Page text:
So, I’ve talked in another blog about survival strategies for various medical procedures. But what is it like to have an MRI…to lay on the table as the lights go down? Hear the industrial noises cranking up? To feel the deep vibrations as you’re about to blast off into the tube?
There’s a lot of technical info ‘out there.’ But I’ll share some of the more visceral aspects from my perspective. Of-course everybody is different and will have their own experience.
My brain has been examined A LOT in various MRI machines around LA, Denver and Colorado Springs. After 20 or so of these things I can tell you that:
- Lying flat on your back you get passed into long, narrow tube (called “bore”, there’s some serious multi-faceted irony in that name…I mean bore, really?)
- I try not to touch the sides, supposedly the intense vibrations can burn you but that has not happened to me
- The process usually lasts 30 minutes
- There’s an an injection of contrast half way through that tastes like I’m sipping pennies from my favorite gas can or sucking on an exhaust pipe (ah..high school…kidding)
- The injection feels warm ‘inside the privates’ and causes me to want to make pee-pee in my pants every time
The MRIs sounds are extremely loud (like “this one goes to 11” loud) so make I always make an effort to get those ear plugs they give me actually in my ears. I have a hard time with that but fortunately can rely on extensive waxy buildup. Not sure about average decibel level but the time I went to the Megadeth concert and stood next to speaker, with Mustaine killing it, is probably comparable.
For whatever reason, the barrage of sound in MRI invariably reminds me of whales mating. There’s a good deal of banging too (wait, “banging” is perhaps a poor choice of words after that last statement) as if somebody’s pounding (again another poor word choice) a hammer on a metal wall…so I don’t know maybe the sound is like whales mating while working on the construction of their undersea chateau with nice views of the Great Barrier Reef…
Then again, maybe the whale vocalizations could just be an exchange of pleasantries:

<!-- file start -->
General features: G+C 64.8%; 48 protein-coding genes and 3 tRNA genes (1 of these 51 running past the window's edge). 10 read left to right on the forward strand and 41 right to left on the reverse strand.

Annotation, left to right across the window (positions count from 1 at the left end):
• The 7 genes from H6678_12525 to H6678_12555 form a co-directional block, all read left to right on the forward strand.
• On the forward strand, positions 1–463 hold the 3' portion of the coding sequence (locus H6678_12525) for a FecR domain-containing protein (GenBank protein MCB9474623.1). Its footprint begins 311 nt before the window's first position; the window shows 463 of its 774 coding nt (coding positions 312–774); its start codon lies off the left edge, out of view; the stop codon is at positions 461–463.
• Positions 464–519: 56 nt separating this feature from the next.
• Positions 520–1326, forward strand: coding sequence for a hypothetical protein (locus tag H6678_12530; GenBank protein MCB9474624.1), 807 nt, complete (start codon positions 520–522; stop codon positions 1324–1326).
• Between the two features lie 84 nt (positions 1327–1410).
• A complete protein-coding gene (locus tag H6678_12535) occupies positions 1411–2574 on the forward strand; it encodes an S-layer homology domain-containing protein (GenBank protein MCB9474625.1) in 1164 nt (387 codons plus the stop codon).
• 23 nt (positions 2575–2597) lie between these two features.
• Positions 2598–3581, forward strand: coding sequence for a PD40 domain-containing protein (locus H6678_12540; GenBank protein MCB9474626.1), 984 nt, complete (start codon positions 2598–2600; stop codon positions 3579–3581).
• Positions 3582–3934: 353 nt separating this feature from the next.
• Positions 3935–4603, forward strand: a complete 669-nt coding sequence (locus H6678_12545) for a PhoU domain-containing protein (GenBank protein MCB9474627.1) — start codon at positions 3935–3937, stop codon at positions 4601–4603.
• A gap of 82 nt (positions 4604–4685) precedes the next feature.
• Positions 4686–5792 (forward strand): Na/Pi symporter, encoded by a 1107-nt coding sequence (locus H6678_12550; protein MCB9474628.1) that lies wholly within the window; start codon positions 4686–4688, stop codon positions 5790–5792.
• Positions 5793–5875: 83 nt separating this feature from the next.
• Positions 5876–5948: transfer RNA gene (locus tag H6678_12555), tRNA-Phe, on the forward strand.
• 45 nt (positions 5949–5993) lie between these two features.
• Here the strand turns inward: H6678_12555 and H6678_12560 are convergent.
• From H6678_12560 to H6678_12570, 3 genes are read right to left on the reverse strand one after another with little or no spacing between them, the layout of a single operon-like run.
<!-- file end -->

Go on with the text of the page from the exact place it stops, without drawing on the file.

“So, what’s new Shamu?”
“Not much Hump, how you?”
However, plain old cetacean (whale) ‘ha ya doins’ are not quite as stimulating in weird, twisted way as imagining the sound of other, um, stuff. Oh well, whatever it takes to make that 30 minutes feel like 30 rather than 300 I guess…
Notes on MRI:
MRIs are pretty much The Standard. In other words the docs aren’t going to prescribe x-rays, stethoscopes, penlights, Polaroids, new IPhone apps etc when checking the head.
MRIs employ superconducting magnets that produce fields from 0.5-tesla to 2.0-tesla, or 5,000 to 20,000 gauss (that’s nerd talk for like a serious tractor beam from the Death Star…um that’s more nerd talk from like a nerd).
Considering the Earth’s magnetic field measures 0.5 gauss, um, you’re probably not going to pop an MRI mag on you fridge to hold down the grocery list or picture of kids.
Here is a list of some items I try to leave at home before entering the MRI room: metal office chairs, certain types of dental work (eg my grill), some heavy metal tattoos (heavy metal man!), older model pace makers (cuz you know I have one for each day of the week), wire bras (not mine I swear man) and wigs with framing (also not mine, really), bayonets, forks, post-hole diggers, samurai swords, throwing stars, muscle cars and Sherman tanks (okay, don’t own one but want one)…